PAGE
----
Unable to find Boehler’s response to these claims, I filed a Freedom of Information Act request for “all DFC communications regarding the 18 August 2020 letter from UN Special Rapporteurs to DFC CEO Adam Boehler regarding the Alto Maipo Hydroelectric Project in Chile, including any and all communications to or from Mr. Boehler about the topic.” The few records included in the first FOIA production do not include anything from Boehler; they are a small set of emails to and from Catherine Andrade, DFC Corporate Secretary, in preparation for the June 9, 2021 DFC Board Public Hearing.

Alto Maipo was on the agenda for the day, as it was again at this year’s meeting. Groups that have monitored human rights and environmental issues around Alto Maipo were slated to participate: Juan Pablo Orrego, president of the organization Ecosistemas, and Carla Garcia Zendejas from the Center for International Environmental Law were among the presenters. Observers included representatives of BNP Paribas, Oxfam, US Small Business Administration, Accountability Council, and the Wildlife Conservation Society.

All indications are that this was a meeting Boehler’s DFC wasn’t especially eager to have. In April 2020, the DFC declared itself exempt from the Sunshine Act, which requires federal agencies to open meetings for public observation.

In response, the Center for Biological Diversity and other plaintiffs sued:

They say the rule change means that [DFC] no longer faces any obligation to provide communities with information that could later impact their environments and livelihoods.

The Center for International Environmental Law, a co-plaintiff on the suit, spent years working with communities affected by the Alto Maipo Hydroelectric Project, which Chilean activists argue would threaten the drinking supply of more than 6 million people in the Santiago Metropolitan Region. The OPIC granted $250 million in funding to the project in 2013.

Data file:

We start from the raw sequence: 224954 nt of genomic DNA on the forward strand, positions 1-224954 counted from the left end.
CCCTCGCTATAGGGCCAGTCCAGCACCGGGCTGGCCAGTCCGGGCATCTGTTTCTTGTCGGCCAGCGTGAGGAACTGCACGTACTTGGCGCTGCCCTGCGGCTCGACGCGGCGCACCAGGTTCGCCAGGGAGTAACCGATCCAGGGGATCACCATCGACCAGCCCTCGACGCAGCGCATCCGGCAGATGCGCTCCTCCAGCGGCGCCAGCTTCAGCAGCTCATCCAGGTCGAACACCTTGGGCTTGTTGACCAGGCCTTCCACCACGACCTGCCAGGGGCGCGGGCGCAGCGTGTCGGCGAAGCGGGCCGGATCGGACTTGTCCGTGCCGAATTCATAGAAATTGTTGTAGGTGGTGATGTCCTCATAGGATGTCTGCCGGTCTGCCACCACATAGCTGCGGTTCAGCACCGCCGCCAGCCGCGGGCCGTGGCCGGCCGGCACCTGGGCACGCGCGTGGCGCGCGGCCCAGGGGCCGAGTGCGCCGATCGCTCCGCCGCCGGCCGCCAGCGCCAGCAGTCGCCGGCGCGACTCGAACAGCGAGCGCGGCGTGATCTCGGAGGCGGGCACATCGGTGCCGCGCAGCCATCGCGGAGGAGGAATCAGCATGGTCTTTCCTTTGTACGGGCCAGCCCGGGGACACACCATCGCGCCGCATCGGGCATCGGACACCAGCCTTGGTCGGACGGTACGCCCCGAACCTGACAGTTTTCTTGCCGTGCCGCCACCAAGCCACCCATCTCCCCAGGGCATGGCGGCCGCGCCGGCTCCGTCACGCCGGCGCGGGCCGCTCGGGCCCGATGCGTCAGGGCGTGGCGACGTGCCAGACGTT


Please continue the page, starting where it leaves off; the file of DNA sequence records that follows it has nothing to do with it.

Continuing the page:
“For many years, we worked to hold OPIC…accountable,” Carla Garcia Zendejas, the organization’s director of people, land and resources, said in an email, “ensuring that communities affected by the institution were able to secure access to information regarding the institution’s decision-making processes and to utilize the accountability mechanism when adversely affected….

Garcia Zendejas emphasized that the DFC’s new exemption “had very practical implications for communities on the ground who are seeking information about the projects that could upend their lives.”

Bill Snape, Senior Counsel of the Center for Biological Diversity, added that he could see little reason for the agency to try to exempt itself from the Sunshine Act, “unless you have things to hide.” The plaintiffs did not prevail, however, and in February of this year, Judge Christopher Cooper granted DFC’s motion to dismiss, writing that the Sunshine Act does not apply to the DFC. For now, at least, FOIA does.

* I looked at Q2 2022 lobbying for the Twin Metals project here:

No, the Shift to Renewables Will Not Be the End of Toil

Energy derived from sources like the sun, air, and water, on the other hand, is imbued with immense liberatory potential. In principle every house, farm, and factory could free itself from the grid by generating its own power. No longer would power lines and gigantic, leak prone tankers be needed for the transportation of energy; no longer would workers have to toil in underground mines or remote deserts or rough seas; there would be no need for the long supply chains required by fossil fuels. (Amitav Ghosh, The Nutmeg’s Curse, p. 102, emphasis mine)

Context makes it clear Ghosh is thinking of coal mining, oil fields, and offshore platforms when he dreams of a world where workers no longer toil. But in his reverie, Ghosh neglects an important and undeniable feature of renewable energy: it is mining intensive.